Today’s post is a collection of eight drawing mini clinics. Topics include horses, clouds, skies, and creating a strong center of interest.
Mediums include graphite and colored pencils, and different drawing methods are also included.
But they all have one thing in common: They’re short and sweet, easy-to-read, and contain step-by-step illustrations and instructions.
I’ve attempted to assemble drawing mini clinics that cover most aspects of drawing, that feature a variety of subjects, and describe a couple of techniques, too. But since I also wanted to keep this list short.
So if your favorite drawing clinic isn’t on this list, let me know what it is. It’s never too late to start another list!
And now for the good stuff!
8 Drawing Mini Clinics
An integral part of drawing believable skies is getting the clouds right. Whether towering and majestic or thin and wispy, clouds can add sparkle, color, and dimension to even the most basic landscape.
But apart from water, they can also be one of the most difficult and frustrating things to draw. They are ever changing, filled with light and shadow, and capable of going from bright to dark in a matter of moments.
This drawing clinic shows you how to draw big clouds from the first mark to the last using graphite pencils.
One of the more difficult things to draw correctly in any landscape is the sky. Yet the lighting and qualities of the sky are the things that make or break your landscape. Get the sky right and you’ve won half the battle of a believable landscape. Get the sky wrong and the battle is all but lost.
How to Show a Stormy Sky in Colored Pencil gives you step-by-step instructions for drawing dark, brooding clouds in colored pencil.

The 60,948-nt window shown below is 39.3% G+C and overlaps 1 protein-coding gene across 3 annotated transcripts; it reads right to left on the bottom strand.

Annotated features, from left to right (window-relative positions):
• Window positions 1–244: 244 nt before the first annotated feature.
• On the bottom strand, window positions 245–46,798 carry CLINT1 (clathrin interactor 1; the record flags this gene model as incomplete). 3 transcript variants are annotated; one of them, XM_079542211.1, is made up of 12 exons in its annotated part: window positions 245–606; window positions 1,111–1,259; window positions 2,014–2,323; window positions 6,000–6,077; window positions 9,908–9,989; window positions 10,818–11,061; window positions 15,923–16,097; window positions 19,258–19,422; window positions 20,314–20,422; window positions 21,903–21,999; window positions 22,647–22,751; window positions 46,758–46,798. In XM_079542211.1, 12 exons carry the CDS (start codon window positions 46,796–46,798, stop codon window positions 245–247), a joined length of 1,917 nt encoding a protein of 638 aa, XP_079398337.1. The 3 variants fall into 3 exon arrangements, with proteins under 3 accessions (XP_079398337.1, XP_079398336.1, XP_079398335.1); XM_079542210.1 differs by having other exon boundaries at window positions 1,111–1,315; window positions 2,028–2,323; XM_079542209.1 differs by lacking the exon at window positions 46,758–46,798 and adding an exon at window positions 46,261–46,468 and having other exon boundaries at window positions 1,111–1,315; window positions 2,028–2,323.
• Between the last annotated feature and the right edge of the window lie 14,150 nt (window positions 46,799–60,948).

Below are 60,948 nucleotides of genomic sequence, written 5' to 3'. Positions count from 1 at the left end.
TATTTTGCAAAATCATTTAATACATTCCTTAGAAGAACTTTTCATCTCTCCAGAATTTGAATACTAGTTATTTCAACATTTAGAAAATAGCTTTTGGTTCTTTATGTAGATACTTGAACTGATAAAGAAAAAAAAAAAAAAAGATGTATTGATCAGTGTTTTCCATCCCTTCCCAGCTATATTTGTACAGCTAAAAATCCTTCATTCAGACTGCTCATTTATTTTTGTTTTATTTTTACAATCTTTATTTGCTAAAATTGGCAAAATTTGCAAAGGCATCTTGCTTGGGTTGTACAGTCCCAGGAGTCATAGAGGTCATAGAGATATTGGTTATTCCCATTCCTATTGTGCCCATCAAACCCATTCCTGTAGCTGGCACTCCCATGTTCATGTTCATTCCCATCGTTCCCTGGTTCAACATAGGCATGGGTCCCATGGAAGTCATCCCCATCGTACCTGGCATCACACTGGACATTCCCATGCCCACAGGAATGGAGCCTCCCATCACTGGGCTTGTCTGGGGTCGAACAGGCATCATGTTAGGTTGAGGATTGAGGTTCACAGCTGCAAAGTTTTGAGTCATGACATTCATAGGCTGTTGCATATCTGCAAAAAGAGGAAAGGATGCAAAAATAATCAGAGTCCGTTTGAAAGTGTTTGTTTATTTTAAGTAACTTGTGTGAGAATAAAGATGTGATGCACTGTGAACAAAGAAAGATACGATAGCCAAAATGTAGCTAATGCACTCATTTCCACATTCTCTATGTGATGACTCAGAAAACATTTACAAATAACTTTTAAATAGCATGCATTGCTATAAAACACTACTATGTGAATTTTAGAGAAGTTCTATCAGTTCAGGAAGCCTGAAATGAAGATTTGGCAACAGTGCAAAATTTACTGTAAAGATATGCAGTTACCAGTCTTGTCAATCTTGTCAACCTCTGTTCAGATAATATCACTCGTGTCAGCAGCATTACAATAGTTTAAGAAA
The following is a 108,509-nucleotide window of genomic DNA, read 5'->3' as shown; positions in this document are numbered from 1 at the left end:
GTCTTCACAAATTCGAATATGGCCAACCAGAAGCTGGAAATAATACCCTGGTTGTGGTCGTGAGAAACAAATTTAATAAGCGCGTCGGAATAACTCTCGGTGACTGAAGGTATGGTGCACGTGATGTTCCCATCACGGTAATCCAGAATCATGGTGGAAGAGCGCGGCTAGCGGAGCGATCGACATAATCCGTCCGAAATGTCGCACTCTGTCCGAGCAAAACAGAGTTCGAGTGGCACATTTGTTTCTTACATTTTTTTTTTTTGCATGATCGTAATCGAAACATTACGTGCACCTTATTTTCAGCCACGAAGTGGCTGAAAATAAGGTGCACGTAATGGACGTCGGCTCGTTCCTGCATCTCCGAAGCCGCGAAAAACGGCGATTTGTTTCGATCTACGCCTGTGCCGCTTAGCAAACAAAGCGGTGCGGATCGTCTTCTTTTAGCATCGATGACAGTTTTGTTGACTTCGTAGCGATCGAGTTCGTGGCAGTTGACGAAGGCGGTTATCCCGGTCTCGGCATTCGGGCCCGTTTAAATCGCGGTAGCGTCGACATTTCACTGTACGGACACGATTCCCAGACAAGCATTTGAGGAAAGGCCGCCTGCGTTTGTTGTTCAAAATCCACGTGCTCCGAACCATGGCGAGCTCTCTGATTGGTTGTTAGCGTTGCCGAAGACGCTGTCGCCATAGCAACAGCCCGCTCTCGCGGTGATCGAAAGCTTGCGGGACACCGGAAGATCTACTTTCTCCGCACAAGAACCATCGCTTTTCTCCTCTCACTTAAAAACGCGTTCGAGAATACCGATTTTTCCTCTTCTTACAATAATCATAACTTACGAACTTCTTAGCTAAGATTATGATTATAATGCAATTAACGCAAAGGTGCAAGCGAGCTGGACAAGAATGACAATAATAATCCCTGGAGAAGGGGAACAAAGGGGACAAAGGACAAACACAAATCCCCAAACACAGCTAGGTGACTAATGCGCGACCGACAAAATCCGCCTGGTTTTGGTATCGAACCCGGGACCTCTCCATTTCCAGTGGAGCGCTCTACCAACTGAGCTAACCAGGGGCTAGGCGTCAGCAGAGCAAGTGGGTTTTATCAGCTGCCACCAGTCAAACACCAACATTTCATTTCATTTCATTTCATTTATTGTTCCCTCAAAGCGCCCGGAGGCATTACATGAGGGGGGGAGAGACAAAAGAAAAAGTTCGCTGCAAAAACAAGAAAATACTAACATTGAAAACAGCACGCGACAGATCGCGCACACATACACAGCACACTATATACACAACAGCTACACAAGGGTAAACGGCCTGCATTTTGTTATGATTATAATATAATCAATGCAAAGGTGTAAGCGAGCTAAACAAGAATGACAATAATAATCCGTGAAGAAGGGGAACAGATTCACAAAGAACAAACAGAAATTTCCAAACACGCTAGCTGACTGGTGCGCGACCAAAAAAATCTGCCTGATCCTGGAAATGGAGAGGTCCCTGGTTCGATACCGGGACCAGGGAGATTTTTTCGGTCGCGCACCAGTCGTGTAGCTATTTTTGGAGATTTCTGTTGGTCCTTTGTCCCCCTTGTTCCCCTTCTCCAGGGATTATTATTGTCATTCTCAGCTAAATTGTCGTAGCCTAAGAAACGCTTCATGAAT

The subject of this mini clinic is tall grass in the autumn. The original artwork is 5×7 inches and is a study for a larger landscape. The paper is white Bristol 146 pound with a regular surface.
Learn how to use directional strokes, a variety of colors, and values to draw tall, autumn grass in colored pencil. Step-by-step illustrations and instructions.
This two-part mini clinic takes a look at using a complementary under drawing.
With this method, the under painting is created using colors opposite finished colors on the color wheel. It may sound odd, but it really does work and this clinic shows you how!
This drawing clinic is the first step, drawing the complementary under drawing. It also includes a link to the second step.
Are you tired of drawing horses with no feet?
Do all of your horse drawings show horses in deep grass.
Is the only thing keeping you from drawing that sporting scene the idea—the fear!—of drawing all those feet?
If you answered “yes” to any of those questions, you’ll want to read this drawing clinic. The medium is graphite, but the lesson applies to all mediums.
This drawing clinic shows how to use a layering method to draw a portrait in colored pencil.
The method is a simplified version of the classical method in which I do an umber under drawing first, then layer color over the under drawing.
The subject is a portrait of a mare and foal from several years back. The portrait is a miniature at 3-1/2″ by 2-1/2″ inches. The medium is colored pencil.
A horse’s feet are nearly as distinctive to each horse as human fingerprints are to each person. Bone structure in the legs, body type, and genetics all play a role in the shape of the natural hoof.
If your desire is to draw horse portraits, you will need to learn how to draw the legs and feet, too. Sooner or later, someone will ask you for a conformation or sporting portrait.
This drawing clinic is based on a large, sporting oil painting. I use the line drawing for that portrait to show you one way to draw the legs and feet of a horse.
Learn how to create a dynamic center of interest in every graphite drawing by using value, shape, and line. Master this method and never draw another dull drawing!
The principle also applies to using color and value in colored pencil drawings or paintings in other mediums.
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